First published in 1952, this work is a systematic exposition of Professor Meade’s geometric method, bringing together into a single coherent account the modern geometrical analysis of the theory of international trade. The work makes a number of original contributions, notably in the geometrical treatment of domestic production, of the balance of payments, and of import and export duties.
Table of Contents
1. The Assumptions 2. The Consumption-Indifference Map and the Trade-Indifference Map 3. The Free Trade Equilibrium with a Zero Balance of Trade 4. The Case of Constant Costs 5. The Case of Decreasing Costa 6. The Representation of Commercial Policy with a Zero Balance of Trade 7. A Balance of Trade Deficit and the Rate of Exchange in Conditions of Free Trade 8. The General Case 9. The Trade-Indifference Map and Economic Welfare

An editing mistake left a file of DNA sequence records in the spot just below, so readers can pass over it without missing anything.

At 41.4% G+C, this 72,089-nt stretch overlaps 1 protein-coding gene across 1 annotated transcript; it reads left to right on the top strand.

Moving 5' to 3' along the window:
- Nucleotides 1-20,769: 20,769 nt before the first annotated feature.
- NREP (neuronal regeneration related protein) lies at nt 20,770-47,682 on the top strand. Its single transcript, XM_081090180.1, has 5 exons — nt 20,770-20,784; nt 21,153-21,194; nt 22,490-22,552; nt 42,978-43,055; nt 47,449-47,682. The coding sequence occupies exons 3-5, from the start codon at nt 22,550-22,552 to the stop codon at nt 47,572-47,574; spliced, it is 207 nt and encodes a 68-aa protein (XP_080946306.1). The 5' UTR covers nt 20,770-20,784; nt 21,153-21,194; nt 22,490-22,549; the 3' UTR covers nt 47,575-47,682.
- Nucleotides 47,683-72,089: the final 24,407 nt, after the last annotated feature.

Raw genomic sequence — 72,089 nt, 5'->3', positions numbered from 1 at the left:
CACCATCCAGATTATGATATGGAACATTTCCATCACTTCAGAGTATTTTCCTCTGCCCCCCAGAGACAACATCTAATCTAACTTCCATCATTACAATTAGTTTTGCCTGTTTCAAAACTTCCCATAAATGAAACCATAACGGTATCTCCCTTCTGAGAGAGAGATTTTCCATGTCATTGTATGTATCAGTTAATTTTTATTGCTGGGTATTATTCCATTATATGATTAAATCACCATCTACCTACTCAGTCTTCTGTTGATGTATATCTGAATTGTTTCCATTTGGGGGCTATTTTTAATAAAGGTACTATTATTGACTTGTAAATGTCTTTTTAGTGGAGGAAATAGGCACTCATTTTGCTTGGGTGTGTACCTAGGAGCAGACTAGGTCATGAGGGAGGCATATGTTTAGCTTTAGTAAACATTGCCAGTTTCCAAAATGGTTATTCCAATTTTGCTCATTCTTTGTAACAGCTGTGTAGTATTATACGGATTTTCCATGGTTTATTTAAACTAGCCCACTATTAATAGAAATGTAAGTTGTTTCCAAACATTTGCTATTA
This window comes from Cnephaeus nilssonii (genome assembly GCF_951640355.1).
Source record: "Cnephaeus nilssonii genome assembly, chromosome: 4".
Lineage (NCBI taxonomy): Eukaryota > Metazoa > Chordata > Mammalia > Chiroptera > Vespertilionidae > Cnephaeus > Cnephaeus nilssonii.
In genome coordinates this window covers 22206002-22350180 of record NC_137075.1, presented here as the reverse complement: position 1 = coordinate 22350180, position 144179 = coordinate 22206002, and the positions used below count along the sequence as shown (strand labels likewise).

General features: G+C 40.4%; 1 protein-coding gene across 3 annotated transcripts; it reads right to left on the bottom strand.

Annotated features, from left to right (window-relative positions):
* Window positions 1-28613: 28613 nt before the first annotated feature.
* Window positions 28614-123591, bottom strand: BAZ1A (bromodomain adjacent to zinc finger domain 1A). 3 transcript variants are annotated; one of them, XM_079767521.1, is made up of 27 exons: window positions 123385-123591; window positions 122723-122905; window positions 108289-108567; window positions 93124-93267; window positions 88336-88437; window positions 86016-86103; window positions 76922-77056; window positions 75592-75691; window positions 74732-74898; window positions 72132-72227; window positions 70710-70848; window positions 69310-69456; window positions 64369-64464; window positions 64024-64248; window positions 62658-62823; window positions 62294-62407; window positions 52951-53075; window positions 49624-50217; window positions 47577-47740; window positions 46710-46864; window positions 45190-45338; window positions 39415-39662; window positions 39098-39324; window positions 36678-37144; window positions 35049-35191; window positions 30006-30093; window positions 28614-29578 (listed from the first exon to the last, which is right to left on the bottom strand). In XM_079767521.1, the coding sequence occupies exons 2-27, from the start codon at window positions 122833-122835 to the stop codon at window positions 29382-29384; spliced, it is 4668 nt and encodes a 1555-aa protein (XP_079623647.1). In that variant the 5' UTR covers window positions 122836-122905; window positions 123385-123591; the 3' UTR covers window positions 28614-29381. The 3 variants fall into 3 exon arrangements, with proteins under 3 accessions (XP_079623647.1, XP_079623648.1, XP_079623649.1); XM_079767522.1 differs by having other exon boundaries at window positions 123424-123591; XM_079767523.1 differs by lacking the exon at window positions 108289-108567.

‘A skilful geometrical analysis of trade theory … Professor Meade has made this study to show how various trading situations between two countries may be geometrically represented in two dimensions with suggestions as to how the technique might be helpful in judging economic policy.’ – The Economist
‘A brilliantly lucid exposition of the use of a particular technique.’ – Economic Record